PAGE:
The thickness of a target composed of multiple layers can be determined using an extension of the above technique. For example, for a target which consists of two layers of thickness l2 and l3, a third harmonic must be added and its insertion phase Γ3 compared with 3Γ1 in a similar manner to equation 58. Also its amplitude must be compared with the fundamental amplitude in a manner similar to equation 61. Since Γ3 - 3Γ1 and the amplitude ratio of the third harmonic to the fundamental will be functions of l2 and l3 (similar to equations 58 and 61) they can be combined with Γ2 - 2Γ1 and the amplitude ratio of the second harmonic to the fundamental to obtain l2 and l3. For a target consisting of three layers, a similar argumentation leads to the use of four harmonics, and so on.

FIGS. 6a and 6b taken together illustrate a system block diagram of a 58 MHz and 116 MHz apparatus constructed for measuring the dispersive-phase and dispersive-loss introduced by reflections from an ice sheet. This system includes amplifiers, attenuators and filters, and two resonant phase cancellation networks required to isolate the transmitter and receiver and to reduce the space requirements of the radiating elements. More specifically, a 58 MHz oscillator 41 feeds a harmonic generator circuit 42 which includes a power splitter 43, a multiplier circuit 44 coupled to one output of the splitter 43 and a 116 MHz bandpass filter 45 at the output of the multiplier 44. The 58 MHz and the 116 MHz output signals from the harmonic generator 42 are coupled to transmitter power detectors 46 and 47 respectively. Each transmitter power detector having a power splitter 48 and a detector 49 which produce voltage V5 and V6 representing the power levels of the respective transmitted signals. The output from transmitter power detectors 46, 47 are fed to respective quadrature hybrid circuits 50, 51 where they are split between control paths including variable phase shifters 52, 53 and respective radiating elements or antennas 54, 55 for radiation towards the target.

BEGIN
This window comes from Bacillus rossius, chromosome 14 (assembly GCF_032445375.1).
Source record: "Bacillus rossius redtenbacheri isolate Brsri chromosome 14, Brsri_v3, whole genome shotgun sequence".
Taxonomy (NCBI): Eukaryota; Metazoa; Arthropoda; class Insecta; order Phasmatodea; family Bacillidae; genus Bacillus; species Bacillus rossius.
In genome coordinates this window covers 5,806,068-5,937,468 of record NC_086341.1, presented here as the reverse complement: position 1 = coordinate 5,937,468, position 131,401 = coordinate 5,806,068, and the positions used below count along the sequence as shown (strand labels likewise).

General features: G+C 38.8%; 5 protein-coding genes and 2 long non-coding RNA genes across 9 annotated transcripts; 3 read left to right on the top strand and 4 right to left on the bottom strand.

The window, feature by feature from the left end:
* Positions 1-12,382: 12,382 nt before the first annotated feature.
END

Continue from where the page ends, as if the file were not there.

Return signals from the target are received with the same antennas 54, 55 used by the transmitter and are fed through the quadrature hybrids 50, 51 and narrow band, noise suppressing bandpass filters 56, 57, to similar receiver power detector circuits 58, 59, bandpass filters 56 and 57 being 58 MHz and 116 MHz respectively. Antenna reflections which are also fed to the receiver power detectors 58, 59, are suppressed to typically -50 dB by adjustments of the variable phase shifters 52, 53, and a variable attenuator 60 located in each receiver power detector circuit 58, 59, in the control path. Resonator phase cancellation is then achieved by combining the control signal with antenna reflections and the received signal in power combiner 61. This signal is amplified through amplifier 62, split in power splitter 63 which provides one output signal to detector 64 and a second output signal. Thus receiver power detectors 58, 59, provide voltage V3 and V4 representing the power levels of respective received signals.

The output from the 58 MHz receiver power detector 58 is fed to a frequency doubler 65 which includes a multiplier circuit 66 and a 116 MHz bandpass filter 67. The 116 MHz output from doubler 65 is then fed along with the output from the 116 MHz receiver power detector 57 to a phase detector 68. Phase detector 68 includes a first amplifier 69 coupled to doubler 65 and a second amplifier 70 coupled to receiver power detector 59. Amplifier 69 feeds an in phase power splitter 71 which has a first output coupled to a mixer 72 and a second output coupled to a mixer 73. Amplifier 70 feeds a quadrature power splitter 74 which has a first output coupled to the mixer 72 and a second output coupled to the mixer 73. Mixers 72 and 73 provide output voltages V1 and V2 respectively representing the phase of the received signals.